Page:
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The dog days of summer have arrived and many fans of the Canadiens are still completely puzzled with the current roster and what it may look like in October. Is this a case where management is leaving room for younger players to prove their worth? That seems unlikely with the recent signatures of Ales Hemsky and Mark Streit. Will the available $9M be spent in a way that clarifies this confusing summer by GM Marc Bergevin? That also seems unlikely considering most teams appear to be set. Speaking of this money, how does Bergevin end up with this money while allowing Alexander Radulov to leave for the Lone Star State and Andrei Markov to go home? The Markov situation is most confusing considering the team ends up with what now looks like a 9-man blue line.While very little excitement has been made

While very little excitement has been made over the left side of the blueline boasting names like Streit, David Schlemko, Karl Alzner, Brandon Davidson, and even Jakub Jerabek, one should wonder who will fit next to Alzner to complete the left-side top-4 on the team. While many seem content to choose conservatively with Schlemko, it seems rather clear that the Streit acquisition places that burden squarely on the shoulders of Jerabek as the man Bergevin is hoping fits in and plays those minutes. If that’s the case, then he could be in line for quite the rookie season.

There are two very good reasons to temper expectations regarding Jakub Jerabek. The first of these is recent history in Jiri Sekac. That acquisition did not work out so well for Montreal (or Anaheim, or Chicago, or Arizona). But Jerabek is different. Consider that defencemen are players that team take this risk with far less often. Other enticing names such as Artyom Alyayev, Mat Robinson, and Nick Bailen were all ignored by NHL clubs, while it is reported that more than one team was interested in Jerabek.

It’s also interesting to study the case of another defender who made that same jump last season: Nikita Zaitsev of the Toronto Maple Leafs. In Zaitsev’s last two seasons in the KHL, he produced 32 points in 57 GP and 26 points in 46 GP which is an identical 0.56 PPG pace. In his first NHL season, he was impressive in producing 36 points in 82 games for a 0.44 PPG clip. While Jerabek is a year older, his production was superior with 33 and 34 points in 52 and 59 games played (0.6 PPG). So, one could surmise that Jerabek could mirror that of Zaitsev’s 36 points, but could Jerabek surpass these expectations?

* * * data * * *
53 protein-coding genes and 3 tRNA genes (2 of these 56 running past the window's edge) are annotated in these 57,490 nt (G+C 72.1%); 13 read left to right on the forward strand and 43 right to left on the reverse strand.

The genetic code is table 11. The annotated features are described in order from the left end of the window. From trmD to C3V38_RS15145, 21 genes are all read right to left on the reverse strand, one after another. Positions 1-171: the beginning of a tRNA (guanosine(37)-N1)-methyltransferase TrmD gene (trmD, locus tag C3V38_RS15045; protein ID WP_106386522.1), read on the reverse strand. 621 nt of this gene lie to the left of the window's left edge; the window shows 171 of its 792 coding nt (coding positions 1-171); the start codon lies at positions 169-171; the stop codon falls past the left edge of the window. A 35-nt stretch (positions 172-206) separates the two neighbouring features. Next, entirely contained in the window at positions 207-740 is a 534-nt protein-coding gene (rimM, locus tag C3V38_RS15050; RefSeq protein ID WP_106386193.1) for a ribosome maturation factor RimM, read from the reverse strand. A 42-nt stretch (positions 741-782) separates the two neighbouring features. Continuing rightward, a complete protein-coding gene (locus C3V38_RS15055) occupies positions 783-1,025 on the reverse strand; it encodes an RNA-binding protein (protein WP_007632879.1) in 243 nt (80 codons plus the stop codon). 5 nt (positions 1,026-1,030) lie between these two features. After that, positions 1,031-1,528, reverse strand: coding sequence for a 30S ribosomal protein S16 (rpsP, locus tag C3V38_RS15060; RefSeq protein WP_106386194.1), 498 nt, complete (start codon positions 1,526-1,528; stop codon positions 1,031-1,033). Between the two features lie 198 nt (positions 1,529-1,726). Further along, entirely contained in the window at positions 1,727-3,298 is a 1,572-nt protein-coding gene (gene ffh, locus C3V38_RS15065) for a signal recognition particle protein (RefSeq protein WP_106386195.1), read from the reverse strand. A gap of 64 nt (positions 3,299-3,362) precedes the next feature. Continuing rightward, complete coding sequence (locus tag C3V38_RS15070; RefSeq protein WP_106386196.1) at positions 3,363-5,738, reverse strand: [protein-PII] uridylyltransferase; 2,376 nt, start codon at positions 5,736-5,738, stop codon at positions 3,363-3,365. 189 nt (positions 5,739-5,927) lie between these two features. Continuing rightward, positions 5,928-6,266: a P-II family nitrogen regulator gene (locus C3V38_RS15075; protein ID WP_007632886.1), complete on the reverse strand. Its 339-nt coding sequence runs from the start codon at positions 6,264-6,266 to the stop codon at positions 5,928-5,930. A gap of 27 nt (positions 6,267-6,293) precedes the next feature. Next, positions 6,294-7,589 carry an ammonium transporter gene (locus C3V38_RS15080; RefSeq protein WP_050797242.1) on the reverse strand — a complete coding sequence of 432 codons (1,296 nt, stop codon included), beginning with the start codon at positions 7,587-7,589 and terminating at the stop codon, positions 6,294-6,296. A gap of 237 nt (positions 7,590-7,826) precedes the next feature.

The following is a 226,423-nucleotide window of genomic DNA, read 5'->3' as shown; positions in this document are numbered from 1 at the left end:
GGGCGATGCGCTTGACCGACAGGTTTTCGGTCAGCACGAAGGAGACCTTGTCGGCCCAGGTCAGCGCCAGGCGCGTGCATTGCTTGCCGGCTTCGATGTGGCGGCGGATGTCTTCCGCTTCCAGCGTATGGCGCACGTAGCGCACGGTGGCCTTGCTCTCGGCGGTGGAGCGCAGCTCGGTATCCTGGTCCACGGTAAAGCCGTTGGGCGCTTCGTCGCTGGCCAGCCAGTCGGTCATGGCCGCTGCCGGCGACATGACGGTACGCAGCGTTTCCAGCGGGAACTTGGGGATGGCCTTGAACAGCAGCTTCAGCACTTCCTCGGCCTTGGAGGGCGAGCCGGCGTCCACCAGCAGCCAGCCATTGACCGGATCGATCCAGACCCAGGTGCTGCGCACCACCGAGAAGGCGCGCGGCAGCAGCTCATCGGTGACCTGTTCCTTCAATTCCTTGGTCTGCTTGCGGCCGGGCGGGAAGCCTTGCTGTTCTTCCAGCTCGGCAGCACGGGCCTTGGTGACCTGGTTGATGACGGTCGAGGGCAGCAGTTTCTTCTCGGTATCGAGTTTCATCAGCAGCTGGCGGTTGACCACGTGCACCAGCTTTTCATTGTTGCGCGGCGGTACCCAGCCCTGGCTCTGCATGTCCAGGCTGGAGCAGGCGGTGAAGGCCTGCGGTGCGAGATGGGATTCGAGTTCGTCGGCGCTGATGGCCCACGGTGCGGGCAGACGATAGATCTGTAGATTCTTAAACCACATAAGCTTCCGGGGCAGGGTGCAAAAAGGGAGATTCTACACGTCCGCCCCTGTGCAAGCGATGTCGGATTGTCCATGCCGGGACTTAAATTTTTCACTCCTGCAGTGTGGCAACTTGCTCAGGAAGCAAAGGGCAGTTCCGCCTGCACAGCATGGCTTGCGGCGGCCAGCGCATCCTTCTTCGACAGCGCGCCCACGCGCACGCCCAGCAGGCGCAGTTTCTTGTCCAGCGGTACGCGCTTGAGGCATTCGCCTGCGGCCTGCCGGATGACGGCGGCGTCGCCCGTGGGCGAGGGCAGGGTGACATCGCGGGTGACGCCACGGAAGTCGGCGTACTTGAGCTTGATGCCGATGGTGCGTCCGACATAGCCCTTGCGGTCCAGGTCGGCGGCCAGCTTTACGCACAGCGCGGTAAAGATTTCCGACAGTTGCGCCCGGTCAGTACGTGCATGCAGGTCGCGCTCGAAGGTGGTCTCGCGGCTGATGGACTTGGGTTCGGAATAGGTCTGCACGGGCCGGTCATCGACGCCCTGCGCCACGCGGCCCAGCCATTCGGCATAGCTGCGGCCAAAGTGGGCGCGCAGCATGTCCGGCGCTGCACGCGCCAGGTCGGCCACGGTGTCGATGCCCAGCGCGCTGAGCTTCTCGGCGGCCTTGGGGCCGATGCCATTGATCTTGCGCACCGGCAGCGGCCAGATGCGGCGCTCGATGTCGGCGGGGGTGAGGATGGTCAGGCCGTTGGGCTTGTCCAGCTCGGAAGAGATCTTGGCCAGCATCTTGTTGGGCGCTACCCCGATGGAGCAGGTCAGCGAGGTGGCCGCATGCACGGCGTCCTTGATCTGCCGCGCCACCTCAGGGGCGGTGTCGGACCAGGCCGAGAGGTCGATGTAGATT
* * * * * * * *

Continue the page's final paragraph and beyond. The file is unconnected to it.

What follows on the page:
To answer that last question, it would be important to consider Jerabek’s expected role on the team. Admittedly, this might be where my view of things differs greatly from many Montreal fans. As previously mentioned, all of Joe Morrow, Jerabek, Schlemko, Davidson, and Streit will be battling for the final spot on the left of either Jeff Petry or Shea Weber. Alzner is much better suited to play next to Petry, where he can essentially protect him and allow Petry to play his game, as risky as it might be, to its full potential. Also, worth noting that Weber is better than Petry to isolate a lesser defender, as shown last year when he continuously partnered with Alexei Emelin and Andrei Markov. Finally, in a league built on skill and puck-moving defencemen, this quality is somewhat lacking at the top of the Montreal blueline. When placing all three of these ideas together, one can easily remove the name of Schlemko from potential partners for Weber. A lack of ability to play massive minutes will eliminate Streit. A lack of experience should disqualify all of Morrow, Davidson, and Jerabek, but it won’t. Considering the irregular play of both Davidson and Morrow thus far in their NHL careers, it becomes not that far-fetched that Jerabek could play some serious minutes as a rookie in the NHL which means he could exceed Zaitsev’s 36-point total if all goes well.

No one should argue that this move is assured of working. Head coach Claude Julien is known for his defensive prowess, and the main concern around Jerabek remains his defensive awareness. There’s also the very real possibility that even if Jerabek plays next to Weber at 5-on-5, Benn will play there to kill penalties, and perhaps Streit gets time there on the power play, the latter point meaning less point production for Jerabek. Despite these points, the evidence seems to suggest that Jerabek will, at the very least, get the first chance at grabbing the giant-sized Markov hole in the roster.

Speaking of Markov, his point total last season was the same as Zaitsev: 36 points. So, give credit or criticism to Bergevin, but recognize that the GM is sticking his neck out and trying to move this team in the right direction. Markov scored 36 points while on a downward trajectory, so maybe Jerabek can score the same or more while improving under the tutelage of one the game’s best in Julien. How many will really admit to being wrong about the Markov signing situation if Jerabek proves to be as productive? Bergevin is gambling, and fans should be cautiously optimistic that Jerabek can become more of an Artturi Lehkonen than a Sekac. Then the available $9M can be used to shore up the middle of the ice instead of the already expensive back-end. In a perfect world, Jakub Jerabek becomes a breakout candidate at an optimistic 40 points. Is that too much pressure for a rookie? We’ll find out soon enough.